2. If you develop any worries, confusion, frustrations, logistical difficulties, or other sorts of problems related to this course, please come talk to a TA in time to take constructive action

 

3. Faithfully keep up with each week's assigned readings for this course. Falling behind can be fatal to your learning and final grade.

 

4. To prepare for exams, first, make sure that you understand the meaning and function of all of the terms and concepts covered in the unit that the exam tests. That is, you should be able both to define each concept accurately and to demonstrate how it is related to the rest of the material in that unit and properly employed in sociological analysis. Second, you should be able to use the specific content of the unit the exam tests to illustrate or illuminate the general theories and themes developed in the course. Finally, you should be able to think through analytical arguments—with theses, evidence, and justifiable conclusions—that explain the social causes, dynamics, and consequences of the specific issues studied in the unit the exam covers. Exam questions will not simply ask for memorized information, but may ask you to apply what you have learned to new problems and situations. If you can do these things, you should do well on the exams.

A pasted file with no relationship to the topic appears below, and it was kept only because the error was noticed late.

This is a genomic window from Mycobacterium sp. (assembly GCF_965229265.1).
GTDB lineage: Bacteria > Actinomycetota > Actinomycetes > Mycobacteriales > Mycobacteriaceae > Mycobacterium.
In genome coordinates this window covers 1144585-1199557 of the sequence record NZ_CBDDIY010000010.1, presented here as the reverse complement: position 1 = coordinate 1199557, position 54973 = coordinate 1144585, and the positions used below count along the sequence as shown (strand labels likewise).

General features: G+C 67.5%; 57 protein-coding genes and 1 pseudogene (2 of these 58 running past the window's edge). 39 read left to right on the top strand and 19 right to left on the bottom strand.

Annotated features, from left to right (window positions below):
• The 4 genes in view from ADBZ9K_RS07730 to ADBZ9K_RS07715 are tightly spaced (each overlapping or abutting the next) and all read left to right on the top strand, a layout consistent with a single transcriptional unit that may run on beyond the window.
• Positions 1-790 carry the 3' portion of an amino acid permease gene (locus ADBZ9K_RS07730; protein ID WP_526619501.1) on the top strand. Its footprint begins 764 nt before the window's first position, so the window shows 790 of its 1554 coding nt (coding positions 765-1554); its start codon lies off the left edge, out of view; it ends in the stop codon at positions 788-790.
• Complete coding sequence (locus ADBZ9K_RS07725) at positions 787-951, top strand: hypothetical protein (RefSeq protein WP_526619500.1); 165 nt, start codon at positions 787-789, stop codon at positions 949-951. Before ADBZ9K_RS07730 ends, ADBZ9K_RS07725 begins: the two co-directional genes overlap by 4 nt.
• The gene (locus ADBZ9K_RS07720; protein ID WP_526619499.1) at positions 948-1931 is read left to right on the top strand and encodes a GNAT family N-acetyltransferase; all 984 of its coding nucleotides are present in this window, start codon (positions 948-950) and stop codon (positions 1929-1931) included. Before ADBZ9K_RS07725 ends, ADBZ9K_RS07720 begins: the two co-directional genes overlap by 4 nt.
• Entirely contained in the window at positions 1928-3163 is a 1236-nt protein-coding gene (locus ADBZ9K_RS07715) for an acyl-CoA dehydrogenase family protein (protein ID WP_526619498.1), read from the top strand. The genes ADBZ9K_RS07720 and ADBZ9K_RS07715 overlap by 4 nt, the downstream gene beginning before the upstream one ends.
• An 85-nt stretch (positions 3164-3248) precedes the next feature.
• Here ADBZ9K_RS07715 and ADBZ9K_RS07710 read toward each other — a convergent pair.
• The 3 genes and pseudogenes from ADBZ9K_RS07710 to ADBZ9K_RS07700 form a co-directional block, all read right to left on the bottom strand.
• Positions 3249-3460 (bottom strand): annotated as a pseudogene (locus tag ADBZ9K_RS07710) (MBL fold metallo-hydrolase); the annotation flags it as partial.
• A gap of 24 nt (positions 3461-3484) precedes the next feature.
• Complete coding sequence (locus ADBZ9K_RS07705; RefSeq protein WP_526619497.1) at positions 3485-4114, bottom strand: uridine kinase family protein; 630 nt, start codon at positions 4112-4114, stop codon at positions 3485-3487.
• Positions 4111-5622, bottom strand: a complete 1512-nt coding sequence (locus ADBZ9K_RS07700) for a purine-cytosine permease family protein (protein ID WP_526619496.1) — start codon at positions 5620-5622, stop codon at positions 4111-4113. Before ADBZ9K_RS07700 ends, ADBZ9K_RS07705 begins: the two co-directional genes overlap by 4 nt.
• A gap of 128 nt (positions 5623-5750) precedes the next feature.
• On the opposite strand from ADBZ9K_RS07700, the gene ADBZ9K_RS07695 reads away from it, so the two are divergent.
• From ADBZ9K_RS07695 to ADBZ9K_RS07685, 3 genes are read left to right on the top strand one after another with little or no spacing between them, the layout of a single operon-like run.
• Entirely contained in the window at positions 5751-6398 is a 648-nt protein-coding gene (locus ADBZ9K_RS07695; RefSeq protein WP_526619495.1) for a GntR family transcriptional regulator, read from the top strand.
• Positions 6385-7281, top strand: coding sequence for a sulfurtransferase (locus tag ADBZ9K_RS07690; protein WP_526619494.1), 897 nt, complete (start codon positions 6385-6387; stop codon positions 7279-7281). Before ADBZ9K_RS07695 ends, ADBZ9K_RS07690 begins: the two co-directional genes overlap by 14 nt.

5. When studying and note-taking, always distinguish the centrally important issue or argument in the reading or lecture from the less-important details, facts, and other data that are only meant to illustrate, support, or nuance the central issue or argument. The danger of not doing so is treating all material as equally important, becoming overwhelmed with information, and failing to see and grasp the major point. It's not that supporting details and illustrations are unimportant and can be disregarded, just that they should not be cognitively processed in a way that obscures the reading or lecture's main argument. A helpful exercise here is to try to summarize concisely the essential point of a reading or lecture in one or two sentences. If you can't, something's wrong, and you probably need to go back and work at it more.